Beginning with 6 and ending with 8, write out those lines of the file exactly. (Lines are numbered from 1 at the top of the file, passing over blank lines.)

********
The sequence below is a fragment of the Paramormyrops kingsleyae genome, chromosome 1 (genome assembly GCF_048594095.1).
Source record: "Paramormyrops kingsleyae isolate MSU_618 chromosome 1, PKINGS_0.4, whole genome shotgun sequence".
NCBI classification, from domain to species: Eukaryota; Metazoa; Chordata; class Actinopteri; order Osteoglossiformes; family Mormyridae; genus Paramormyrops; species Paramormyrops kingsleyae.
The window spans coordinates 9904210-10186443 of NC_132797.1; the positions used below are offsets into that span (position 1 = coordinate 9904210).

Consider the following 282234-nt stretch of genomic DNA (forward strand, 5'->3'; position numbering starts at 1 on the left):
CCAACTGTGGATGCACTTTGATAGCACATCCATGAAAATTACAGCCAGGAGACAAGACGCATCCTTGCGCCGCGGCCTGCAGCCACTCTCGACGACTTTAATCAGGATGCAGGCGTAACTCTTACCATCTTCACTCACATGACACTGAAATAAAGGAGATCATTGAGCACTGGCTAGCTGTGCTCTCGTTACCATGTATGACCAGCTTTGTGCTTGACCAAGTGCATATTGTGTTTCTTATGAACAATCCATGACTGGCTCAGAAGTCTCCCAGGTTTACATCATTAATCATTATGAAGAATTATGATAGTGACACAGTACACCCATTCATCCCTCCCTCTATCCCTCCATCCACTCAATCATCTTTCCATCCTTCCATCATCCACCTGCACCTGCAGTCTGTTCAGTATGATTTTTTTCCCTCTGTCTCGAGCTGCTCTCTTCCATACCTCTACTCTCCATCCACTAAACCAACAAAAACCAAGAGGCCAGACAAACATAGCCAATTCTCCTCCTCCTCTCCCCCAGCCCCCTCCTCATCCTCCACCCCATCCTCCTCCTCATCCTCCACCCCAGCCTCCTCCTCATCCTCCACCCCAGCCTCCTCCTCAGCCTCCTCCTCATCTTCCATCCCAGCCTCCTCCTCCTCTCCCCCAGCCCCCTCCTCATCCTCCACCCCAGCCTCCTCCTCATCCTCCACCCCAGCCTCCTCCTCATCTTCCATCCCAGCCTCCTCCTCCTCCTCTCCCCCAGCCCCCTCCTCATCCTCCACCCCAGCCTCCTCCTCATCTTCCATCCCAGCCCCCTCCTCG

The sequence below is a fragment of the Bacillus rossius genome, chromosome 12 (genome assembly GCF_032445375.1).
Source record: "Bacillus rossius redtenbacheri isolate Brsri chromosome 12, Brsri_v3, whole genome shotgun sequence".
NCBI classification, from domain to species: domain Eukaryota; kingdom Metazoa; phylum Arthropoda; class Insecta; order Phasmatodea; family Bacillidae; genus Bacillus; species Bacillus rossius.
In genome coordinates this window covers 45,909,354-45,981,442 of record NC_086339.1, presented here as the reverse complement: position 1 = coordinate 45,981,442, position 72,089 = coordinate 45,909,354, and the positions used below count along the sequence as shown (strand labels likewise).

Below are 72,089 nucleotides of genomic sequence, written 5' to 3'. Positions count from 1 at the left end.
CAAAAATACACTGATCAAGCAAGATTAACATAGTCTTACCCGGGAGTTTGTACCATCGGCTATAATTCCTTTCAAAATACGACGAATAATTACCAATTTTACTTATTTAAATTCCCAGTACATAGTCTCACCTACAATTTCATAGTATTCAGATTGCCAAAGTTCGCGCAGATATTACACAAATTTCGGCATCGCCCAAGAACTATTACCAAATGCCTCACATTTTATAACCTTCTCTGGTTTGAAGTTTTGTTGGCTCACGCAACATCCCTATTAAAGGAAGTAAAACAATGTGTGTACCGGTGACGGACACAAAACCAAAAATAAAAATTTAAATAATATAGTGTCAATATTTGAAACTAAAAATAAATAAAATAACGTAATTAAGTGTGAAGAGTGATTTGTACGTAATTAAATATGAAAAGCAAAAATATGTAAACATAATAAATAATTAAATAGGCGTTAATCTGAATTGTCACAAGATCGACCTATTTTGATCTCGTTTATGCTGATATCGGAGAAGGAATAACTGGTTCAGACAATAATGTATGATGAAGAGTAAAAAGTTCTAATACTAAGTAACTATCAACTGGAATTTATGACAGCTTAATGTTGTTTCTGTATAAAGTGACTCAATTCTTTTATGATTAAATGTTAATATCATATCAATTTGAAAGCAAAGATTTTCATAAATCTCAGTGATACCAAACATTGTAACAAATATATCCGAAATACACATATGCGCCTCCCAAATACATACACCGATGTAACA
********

CCAACTGTGGATGCACTTTGATAGCACATCCATGAAAATTACAGCCAGGAGACAAGACGCATCCTTGCGCCGCGGCCTGCAGCCACTCTCGACGACTTTAATCAGGATGCAGGCGTAACTCTTACCATCTTCACTCACATGACACTGAAATAAAGGAGATCATTGAGCACTGGCTAGCTGTGCTCTCGTTACCATGTATGACCAGCTTTGTGCTTGACCAAGTGCATATTGTGTTTCTTATGAACAATCCATGACTGGCTCAGAAGTCTCCCAGGTTTACATCATTAATCATTATGAAGAATTATGATAGTGACACAGTACACCCATTCATCCCTCCCTCTATCCCTCCATCCACTCAATCATCTTTCCATCCTTCCATCATCCACCTGCACCTGCAGTCTGTTCAGTATGATTTTTTTCCCTCTGTCTCGAGCTGCTCTCTTCCATACCTCTACTCTCCATCCACTAAACCAACAAAAACCAAGAGGCCAGACAAACATAGCCAATTCTCCTCCTCCTCTCCCCCAGCCCCCTCCTCATCCTCCACCCCATCCTCCTCCTCATCCTCCACCCCAGCCTCCTCCTCATCCTCCACCCCAGCCTCCTCCTCAGCCTCCTCCTCATCTTCCATCCCAGCCTCCTCCTCCTCTCCCCCAGCCCCCTCCTCATCCTCCACCCCAGCCTCCTCCTCATCCTCCACCCCAGCCTCCTCCTCATCTTCCATCCCAGCCTCCTCCTCCTCCTCTCCCCCAGCCCCCTCCTCATCCTCCACCCCAGCCTCCTCCTCATCTTCCATCCCAGCCCCCTCCTCG

The sequence below is a fragment of the Bacillus rossius genome, chromosome 12 (genome assembly GCF_032445375.1).
Source record: "Bacillus rossius redtenbacheri isolate Brsri chromosome 12, Brsri_v3, whole genome shotgun sequence".